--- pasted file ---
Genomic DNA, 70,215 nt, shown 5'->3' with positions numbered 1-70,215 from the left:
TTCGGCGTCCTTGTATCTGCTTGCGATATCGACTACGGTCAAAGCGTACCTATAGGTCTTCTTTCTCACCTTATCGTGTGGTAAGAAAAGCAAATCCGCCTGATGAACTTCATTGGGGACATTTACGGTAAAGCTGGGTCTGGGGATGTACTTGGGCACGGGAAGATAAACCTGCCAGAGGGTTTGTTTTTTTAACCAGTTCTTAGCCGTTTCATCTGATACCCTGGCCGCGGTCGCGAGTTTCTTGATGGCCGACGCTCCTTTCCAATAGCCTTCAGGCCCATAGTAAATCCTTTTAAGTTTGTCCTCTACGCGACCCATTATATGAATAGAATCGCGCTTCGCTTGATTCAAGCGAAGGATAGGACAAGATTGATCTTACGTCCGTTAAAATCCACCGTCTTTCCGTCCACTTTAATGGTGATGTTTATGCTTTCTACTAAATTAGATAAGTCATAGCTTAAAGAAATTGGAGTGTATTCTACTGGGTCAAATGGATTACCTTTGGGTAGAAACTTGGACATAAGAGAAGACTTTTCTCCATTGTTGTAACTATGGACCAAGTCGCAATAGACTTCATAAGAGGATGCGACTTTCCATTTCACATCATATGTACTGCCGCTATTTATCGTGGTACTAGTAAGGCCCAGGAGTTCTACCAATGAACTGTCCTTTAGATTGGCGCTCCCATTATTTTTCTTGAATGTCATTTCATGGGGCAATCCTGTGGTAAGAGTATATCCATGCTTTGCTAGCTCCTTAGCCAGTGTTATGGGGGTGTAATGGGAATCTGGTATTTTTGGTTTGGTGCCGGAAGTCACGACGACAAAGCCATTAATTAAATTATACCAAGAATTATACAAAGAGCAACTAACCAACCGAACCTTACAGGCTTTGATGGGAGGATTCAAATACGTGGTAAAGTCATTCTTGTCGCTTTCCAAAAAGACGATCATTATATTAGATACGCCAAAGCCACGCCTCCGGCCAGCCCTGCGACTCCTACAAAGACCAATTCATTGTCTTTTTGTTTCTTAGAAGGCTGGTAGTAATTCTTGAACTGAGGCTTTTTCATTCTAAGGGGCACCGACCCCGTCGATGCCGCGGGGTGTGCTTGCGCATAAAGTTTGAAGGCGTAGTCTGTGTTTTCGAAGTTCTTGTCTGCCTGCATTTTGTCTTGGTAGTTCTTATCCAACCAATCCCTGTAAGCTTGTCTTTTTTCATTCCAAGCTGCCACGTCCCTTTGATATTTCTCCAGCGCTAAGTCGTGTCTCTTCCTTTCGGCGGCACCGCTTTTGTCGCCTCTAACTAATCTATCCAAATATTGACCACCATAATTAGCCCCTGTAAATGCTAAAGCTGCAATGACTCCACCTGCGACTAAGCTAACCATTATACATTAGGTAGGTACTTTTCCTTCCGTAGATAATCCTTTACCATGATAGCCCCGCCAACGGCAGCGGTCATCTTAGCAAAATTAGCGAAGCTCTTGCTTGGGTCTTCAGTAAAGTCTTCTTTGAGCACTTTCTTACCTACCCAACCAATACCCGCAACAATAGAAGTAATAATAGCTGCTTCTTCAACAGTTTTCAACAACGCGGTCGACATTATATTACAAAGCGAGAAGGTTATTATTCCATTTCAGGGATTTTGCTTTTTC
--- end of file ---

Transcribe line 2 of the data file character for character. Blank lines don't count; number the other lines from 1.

TTCGGCGTCCTTGTATCTGCTTGCGATATCGACTACGGTCAAAGCGTACCTATAGGTCTTCTTTCTCACCTTATCGTGTGGTAAGAAAAGCAAATCCGCCTGATGAACTTCATTGGGGACATTTACGGTAAAGCTGGGTCTGGGGATGTACTTGGGCACGGGAAGATAAACCTGCCAGAGGGTTTGTTTTTTTAACCAGTTCTTAGCCGTTTCATCTGATACCCTGGCCGCGGTCGCGAGTTTCTTGATGGCCGACGCTCCTTTCCAATAGCCTTCAGGCCCATAGTAAATCCTTTTAAGTTTGTCCTCTACGCGACCCATTATATGAATAGAATCGCGCTTCGCTTGATTCAAGCGAAGGATAGGACAAGATTGATCTTACGTCCGTTAAAATCCACCGTCTTTCCGTCCACTTTAATGGTGATGTTTATGCTTTCTACTAAATTAGATAAGTCATAGCTTAAAGAAATTGGAGTGTATTCTACTGGGTCAAATGGATTACCTTTGGGTAGAAACTTGGACATAAGAGAAGACTTTTCTCCATTGTTGTAACTATGGACCAAGTCGCAATAGACTTCATAAGAGGATGCGACTTTCCATTTCACATCATATGTACTGCCGCTATTTATCGTGGTACTAGTAAGGCCCAGGAGTTCTACCAATGAACTGTCCTTTAGATTGGCGCTCCCATTATTTTTCTTGAATGTCATTTCATGGGGCAATCCTGTGGTAAGAGTATATCCATGCTTTGCTAGCTCCTTAGCCAGTGTTATGGGGGTGTAATGGGAATCTGGTATTTTTGGTTTGGTGCCGGAAGTCACGACGACAAAGCCATTAATTAAATTATACCAAGAATTATACAAAGAGCAACTAACCAACCGAACCTTACAGGCTTTGATGGGAGGATTCAAATACGTGGTAAAGTCATTCTTGTCGCTTTCCAAAAAGACGATCATTATATTAGATACGCCAAAGCCACGCCTCCGGCCAGCCCTGCGACTCCTACAAAGACCAATTCATTGTCTTTTTGTTTCTTAGAAGGCTGGTAGTAATTCTTGAACTGAGGCTTTTTCATTCTAAGGGGCACCGACCCCGTCGATGCCGCGGGGTGTGCTTGCGCATAAAGTTTGAAGGCGTAGTCTGTGTTTTCGAAGTTCTTGTCTGCCTGCATTTTGTCTTGGTAGTTCTTATCCAACCAATCCCTGTAAGCTTGTCTTTTTTCATTCCAAGCTGCCACGTCCCTTTGATATTTCTCCAGCGCTAAGTCGTGTCTCTTCCTTTCGGCGGCACCGCTTTTGTCGCCTCTAACTAATCTATCCAAATATTGACCACCATAATTAGCCCCTGTAAATGCTAAAGCTGCAATGACTCCACCTGCGACTAAGCTAACCATTATACATTAGGTAGGTACTTTTCCTTCCGTAGATAATCCTTTACCATGATAGCCCCGCCAACGGCAGCGGTCATCTTAGCAAAATTAGCGAAGCTCTTGCTTGGGTCTTCAGTAAAGTCTTCTTTGAGCACTTTCTTACCTACCCAACCAATACCCGCAACAATAGAAGTAATAATAGCTGCTTCTTCAACAGTTTTCAACAACGCGGTCGACATTATATTACAAAGCGAGAAGGTTATTATTCCATTTCAGGGATTTTGCTTTTTC